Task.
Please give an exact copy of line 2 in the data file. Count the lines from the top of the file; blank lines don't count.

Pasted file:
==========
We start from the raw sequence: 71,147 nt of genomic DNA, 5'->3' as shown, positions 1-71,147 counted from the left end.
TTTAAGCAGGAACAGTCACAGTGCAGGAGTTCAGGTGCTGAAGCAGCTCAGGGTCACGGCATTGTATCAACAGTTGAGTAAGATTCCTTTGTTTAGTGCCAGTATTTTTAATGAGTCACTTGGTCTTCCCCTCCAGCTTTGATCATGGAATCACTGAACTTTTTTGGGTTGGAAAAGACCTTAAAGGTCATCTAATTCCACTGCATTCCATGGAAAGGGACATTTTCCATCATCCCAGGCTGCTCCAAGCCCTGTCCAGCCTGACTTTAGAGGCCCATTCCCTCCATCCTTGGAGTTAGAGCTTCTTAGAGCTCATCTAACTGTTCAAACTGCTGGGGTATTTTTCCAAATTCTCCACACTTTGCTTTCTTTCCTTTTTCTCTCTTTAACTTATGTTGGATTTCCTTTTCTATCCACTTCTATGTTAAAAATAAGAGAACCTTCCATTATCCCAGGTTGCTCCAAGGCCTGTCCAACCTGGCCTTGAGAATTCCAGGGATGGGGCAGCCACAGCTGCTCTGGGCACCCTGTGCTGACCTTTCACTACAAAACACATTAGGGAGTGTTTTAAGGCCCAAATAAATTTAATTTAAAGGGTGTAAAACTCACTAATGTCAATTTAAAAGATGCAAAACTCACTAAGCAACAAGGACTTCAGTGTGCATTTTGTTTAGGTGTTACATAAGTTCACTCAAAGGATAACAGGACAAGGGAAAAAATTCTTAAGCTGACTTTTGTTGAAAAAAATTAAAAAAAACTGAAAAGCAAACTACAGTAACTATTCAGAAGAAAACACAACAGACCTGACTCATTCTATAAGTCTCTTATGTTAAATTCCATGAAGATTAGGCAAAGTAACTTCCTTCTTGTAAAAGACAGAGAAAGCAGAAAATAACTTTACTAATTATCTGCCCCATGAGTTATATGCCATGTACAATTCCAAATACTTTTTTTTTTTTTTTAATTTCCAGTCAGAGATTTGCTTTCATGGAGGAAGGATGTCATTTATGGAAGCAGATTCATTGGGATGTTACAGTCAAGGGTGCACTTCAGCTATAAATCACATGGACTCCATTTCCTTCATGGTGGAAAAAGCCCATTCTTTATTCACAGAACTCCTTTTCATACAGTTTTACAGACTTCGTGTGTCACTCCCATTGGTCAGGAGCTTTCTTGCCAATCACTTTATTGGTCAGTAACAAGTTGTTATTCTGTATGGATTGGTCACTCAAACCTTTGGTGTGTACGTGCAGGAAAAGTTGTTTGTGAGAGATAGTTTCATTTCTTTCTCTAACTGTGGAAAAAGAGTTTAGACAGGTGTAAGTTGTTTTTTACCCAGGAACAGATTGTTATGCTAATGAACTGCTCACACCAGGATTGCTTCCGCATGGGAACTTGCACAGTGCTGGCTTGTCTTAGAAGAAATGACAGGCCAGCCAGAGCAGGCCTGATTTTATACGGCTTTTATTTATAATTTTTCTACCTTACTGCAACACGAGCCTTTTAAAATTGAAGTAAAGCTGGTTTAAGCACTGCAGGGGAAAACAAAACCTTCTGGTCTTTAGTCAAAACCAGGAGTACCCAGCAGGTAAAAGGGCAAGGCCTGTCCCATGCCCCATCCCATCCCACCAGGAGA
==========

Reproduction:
TTTAAGCAGGAACAGTCACAGTGCAGGAGTTCAGGTGCTGAAGCAGCTCAGGGTCACGGCATTGTATCAACAGTTGAGTAAGATTCCTTTGTTTAGTGCCAGTATTTTTAATGAGTCACTTGGTCTTCCCCTCCAGCTTTGATCATGGAATCACTGAACTTTTTTGGGTTGGAAAAGACCTTAAAGGTCATCTAATTCCACTGCATTCCATGGAAAGGGACATTTTCCATCATCCCAGGCTGCTCCAAGCCCTGTCCAGCCTGACTTTAGAGGCCCATTCCCTCCATCCTTGGAGTTAGAGCTTCTTAGAGCTCATCTAACTGTTCAAACTGCTGGGGTATTTTTCCAAATTCTCCACACTTTGCTTTCTTTCCTTTTTCTCTCTTTAACTTATGTTGGATTTCCTTTTCTATCCACTTCTATGTTAAAAATAAGAGAACCTTCCATTATCCCAGGTTGCTCCAAGGCCTGTCCAACCTGGCCTTGAGAATTCCAGGGATGGGGCAGCCACAGCTGCTCTGGGCACCCTGTGCTGACCTTTCACTACAAAACACATTAGGGAGTGTTTTAAGGCCCAAATAAATTTAATTTAAAGGGTGTAAAACTCACTAATGTCAATTTAAAAGATGCAAAACTCACTAAGCAACAAGGACTTCAGTGTGCATTTTGTTTAGGTGTTACATAAGTTCACTCAAAGGATAACAGGACAAGGGAAAAAATTCTTAAGCTGACTTTTGTTGAAAAAAATTAAAAAAAACTGAAAAGCAAACTACAGTAACTATTCAGAAGAAAACACAACAGACCTGACTCATTCTATAAGTCTCTTATGTTAAATTCCATGAAGATTAGGCAAAGTAACTTCCTTCTTGTAAAAGACAGAGAAAGCAGAAAATAACTTTACTAATTATCTGCCCCATGAGTTATATGCCATGTACAATTCCAAATACTTTTTTTTTTTTTTTAATTTCCAGTCAGAGATTTGCTTTCATGGAGGAAGGATGTCATTTATGGAAGCAGATTCATTGGGATGTTACAGTCAAGGGTGCACTTCAGCTATAAATCACATGGACTCCATTTCCTTCATGGTGGAAAAAGCCCATTCTTTATTCACAGAACTCCTTTTCATACAGTTTTACAGACTTCGTGTGTCACTCCCATTGGTCAGGAGCTTTCTTGCCAATCACTTTATTGGTCAGTAACAAGTTGTTATTCTGTATGGATTGGTCACTCAAACCTTTGGTGTGTACGTGCAGGAAAAGTTGTTTGTGAGAGATAGTTTCATTTCTTTCTCTAACTGTGGAAAAAGAGTTTAGACAGGTGTAAGTTGTTTTTTACCCAGGAACAGATTGTTATGCTAATGAACTGCTCACACCAGGATTGCTTCCGCATGGGAACTTGCACAGTGCTGGCTTGTCTTAGAAGAAATGACAGGCCAGCCAGAGCAGGCCTGATTTTATACGGCTTTTATTTATAATTTTTCTACCTTACTGCAACACGAGCCTTTTAAAATTGAAGTAAAGCTGGTTTAAGCACTGCAGGGGAAAACAAAACCTTCTGGTCTTTAGTCAAAACCAGGAGTACCCAGCAGGTAAAAGGGCAAGGCCTGTCCCATGCCCCATCCCATCCCACCAGGAGA